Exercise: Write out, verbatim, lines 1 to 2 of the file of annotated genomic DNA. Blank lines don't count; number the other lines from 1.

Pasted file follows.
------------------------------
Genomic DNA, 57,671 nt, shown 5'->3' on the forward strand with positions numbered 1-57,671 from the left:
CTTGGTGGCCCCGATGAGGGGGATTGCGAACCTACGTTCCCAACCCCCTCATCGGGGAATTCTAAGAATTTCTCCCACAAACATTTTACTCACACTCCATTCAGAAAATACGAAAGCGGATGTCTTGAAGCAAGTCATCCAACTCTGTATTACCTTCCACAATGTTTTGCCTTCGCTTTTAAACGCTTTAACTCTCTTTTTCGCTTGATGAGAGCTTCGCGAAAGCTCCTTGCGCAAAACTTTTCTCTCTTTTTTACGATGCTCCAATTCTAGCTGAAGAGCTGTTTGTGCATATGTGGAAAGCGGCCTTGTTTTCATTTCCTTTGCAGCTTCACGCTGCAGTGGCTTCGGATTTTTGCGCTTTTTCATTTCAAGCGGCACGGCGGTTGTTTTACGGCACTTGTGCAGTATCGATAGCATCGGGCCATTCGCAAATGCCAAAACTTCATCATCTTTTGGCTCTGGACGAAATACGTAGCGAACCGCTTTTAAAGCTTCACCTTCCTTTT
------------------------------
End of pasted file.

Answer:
Genomic DNA, 57,671 nt, shown 5'->3' on the forward strand with positions numbered 1-57,671 from the left:
CTTGGTGGCCCCGATGAGGGGGATTGCGAACCTACGTTCCCAACCCCCTCATCGGGGAATTCTAAGAATTTCTCCCACAAACATTTTACTCACACTCCATTCAGAAAATACGAAAGCGGATGTCTTGAAGCAAGTCATCCAACTCTGTATTACCTTCCACAATGTTTTGCCTTCGCTTTTAAACGCTTTAACTCTCTTTTTCGCTTGATGAGAGCTTCGCGAAAGCTCCTTGCGCAAAACTTTTCTCTCTTTTTTACGATGCTCCAATTCTAGCTGAAGAGCTGTTTGTGCATATGTGGAAAGCGGCCTTGTTTTCATTTCCTTTGCAGCTTCACGCTGCAGTGGCTTCGGATTTTTGCGCTTTTTCATTTCAAGCGGCACGGCGGTTGTTTTACGGCACTTGTGCAGTATCGATAGCATCGGGCCATTCGCAAATGCCAAAACTTCATCATCTTTTGGCTCTGGACGAAATACGTAGCGAACCGCTTTTAAAGCTTCACCTTCCTTTT